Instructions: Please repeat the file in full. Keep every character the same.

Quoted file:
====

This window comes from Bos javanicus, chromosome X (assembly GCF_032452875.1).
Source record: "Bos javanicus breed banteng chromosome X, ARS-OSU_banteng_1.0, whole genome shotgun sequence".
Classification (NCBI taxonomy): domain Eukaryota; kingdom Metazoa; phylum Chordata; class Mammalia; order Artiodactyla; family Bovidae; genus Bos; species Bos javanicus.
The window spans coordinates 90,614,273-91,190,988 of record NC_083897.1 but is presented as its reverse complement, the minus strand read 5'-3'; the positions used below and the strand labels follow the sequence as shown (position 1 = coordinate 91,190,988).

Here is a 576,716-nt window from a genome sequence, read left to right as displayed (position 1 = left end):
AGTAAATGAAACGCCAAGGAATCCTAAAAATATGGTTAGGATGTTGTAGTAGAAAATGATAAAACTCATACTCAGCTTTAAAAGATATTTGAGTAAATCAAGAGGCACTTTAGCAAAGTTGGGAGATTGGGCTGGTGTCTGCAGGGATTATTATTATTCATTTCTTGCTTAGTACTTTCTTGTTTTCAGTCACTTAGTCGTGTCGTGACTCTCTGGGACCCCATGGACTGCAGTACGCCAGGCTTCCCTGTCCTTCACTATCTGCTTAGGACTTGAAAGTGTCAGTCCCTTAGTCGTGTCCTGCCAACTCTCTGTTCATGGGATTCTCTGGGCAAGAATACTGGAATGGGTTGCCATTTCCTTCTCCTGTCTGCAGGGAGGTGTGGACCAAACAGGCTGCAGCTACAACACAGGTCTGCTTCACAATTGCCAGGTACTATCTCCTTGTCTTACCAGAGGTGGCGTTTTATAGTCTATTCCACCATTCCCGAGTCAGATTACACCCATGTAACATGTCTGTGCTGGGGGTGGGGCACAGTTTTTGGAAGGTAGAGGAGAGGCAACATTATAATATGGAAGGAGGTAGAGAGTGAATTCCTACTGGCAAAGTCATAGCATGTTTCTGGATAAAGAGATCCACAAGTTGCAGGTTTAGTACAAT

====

This window comes from Bos javanicus, chromosome X (assembly GCF_032452875.1).
Source record: "Bos javanicus breed banteng chromosome X, ARS-OSU_banteng_1.0, whole genome shotgun sequence".
Classification (NCBI taxonomy): domain Eukaryota; kingdom Metazoa; phylum Chordata; class Mammalia; order Artiodactyla; family Bovidae; genus Bos; species Bos javanicus.
The window spans coordinates 90,614,273-91,190,988 of record NC_083897.1 but is presented as its reverse complement, the minus strand read 5'-3'; the positions used below and the strand labels follow the sequence as shown (position 1 = coordinate 91,190,988).

Here is a 576,716-nt window from a genome sequence, read left to right as displayed (position 1 = left end):
AGTAAATGAAACGCCAAGGAATCCTAAAAATATGGTTAGGATGTTGTAGTAGAAAATGATAAAACTCATACTCAGCTTTAAAAGATATTTGAGTAAATCAAGAGGCACTTTAGCAAAGTTGGGAGATTGGGCTGGTGTCTGCAGGGATTATTATTATTCATTTCTTGCTTAGTACTTTCTTGTTTTCAGTCACTTAGTCGTGTCGTGACTCTCTGGGACCCCATGGACTGCAGTACGCCAGGCTTCCCTGTCCTTCACTATCTGCTTAGGACTTGAAAGTGTCAGTCCCTTAGTCGTGTCCTGCCAACTCTCTGTTCATGGGATTCTCTGGGCAAGAATACTGGAATGGGTTGCCATTTCCTTCTCCTGTCTGCAGGGAGGTGTGGACCAAACAGGCTGCAGCTACAACACAGGTCTGCTTCACAATTGCCAGGTACTATCTCCTTGTCTTACCAGAGGTGGCGTTTTATAGTCTATTCCACCATTCCCGAGTCAGATTACACCCATGTAACATGTCTGTGCTGGGGGTGGGGCACAGTTTTTGGAAGGTAGAGGAGAGGCAACATTATAATATGGAAGGAGGTAGAGAGTGAATTCCTACTGGCAAAGTCATAGCATGTTTCTGGATAAAGAGATCCACAAGTTGCAGGTTTAGTACAAT